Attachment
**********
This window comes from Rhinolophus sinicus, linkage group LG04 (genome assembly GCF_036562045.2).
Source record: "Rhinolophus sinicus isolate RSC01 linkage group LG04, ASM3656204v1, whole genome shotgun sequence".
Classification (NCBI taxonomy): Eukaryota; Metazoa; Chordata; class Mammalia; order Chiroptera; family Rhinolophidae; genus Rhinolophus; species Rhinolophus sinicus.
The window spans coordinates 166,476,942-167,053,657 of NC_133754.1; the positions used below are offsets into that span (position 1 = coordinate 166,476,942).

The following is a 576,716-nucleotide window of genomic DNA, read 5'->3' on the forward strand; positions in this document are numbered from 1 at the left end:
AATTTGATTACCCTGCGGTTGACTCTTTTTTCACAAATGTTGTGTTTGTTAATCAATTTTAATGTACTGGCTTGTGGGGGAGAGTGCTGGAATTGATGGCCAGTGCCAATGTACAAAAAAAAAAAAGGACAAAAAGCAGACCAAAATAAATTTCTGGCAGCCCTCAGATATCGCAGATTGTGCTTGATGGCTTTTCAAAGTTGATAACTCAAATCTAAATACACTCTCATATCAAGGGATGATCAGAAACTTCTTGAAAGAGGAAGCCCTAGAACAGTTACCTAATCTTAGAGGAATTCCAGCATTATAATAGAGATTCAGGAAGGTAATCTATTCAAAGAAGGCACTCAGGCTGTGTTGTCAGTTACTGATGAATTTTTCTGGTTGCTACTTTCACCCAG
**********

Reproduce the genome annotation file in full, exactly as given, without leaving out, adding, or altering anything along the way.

This window comes from Rhinolophus sinicus, linkage group LG04 (genome assembly GCF_036562045.2).
Source record: "Rhinolophus sinicus isolate RSC01 linkage group LG04, ASM3656204v1, whole genome shotgun sequence".
Classification (NCBI taxonomy): Eukaryota; Metazoa; Chordata; class Mammalia; order Chiroptera; family Rhinolophidae; genus Rhinolophus; species Rhinolophus sinicus.
The window spans coordinates 166,476,942-167,053,657 of NC_133754.1; the positions used below are offsets into that span (position 1 = coordinate 166,476,942).

The following is a 576,716-nucleotide window of genomic DNA, read 5'->3' on the forward strand; positions in this document are numbered from 1 at the left end:
AATTTGATTACCCTGCGGTTGACTCTTTTTTCACAAATGTTGTGTTTGTTAATCAATTTTAATGTACTGGCTTGTGGGGGAGAGTGCTGGAATTGATGGCCAGTGCCAATGTACAAAAAAAAAAAAGGACAAAAAGCAGACCAAAATAAATTTCTGGCAGCCCTCAGATATCGCAGATTGTGCTTGATGGCTTTTCAAAGTTGATAACTCAAATCTAAATACACTCTCATATCAAGGGATGATCAGAAACTTCTTGAAAGAGGAAGCCCTAGAACAGTTACCTAATCTTAGAGGAATTCCAGCATTATAATAGAGATTCAGGAAGGTAATCTATTCAAAGAAGGCACTCAGGCTGTGTTGTCAGTTACTGATGAATTTTTCTGGTTGCTACTTTCACCCAG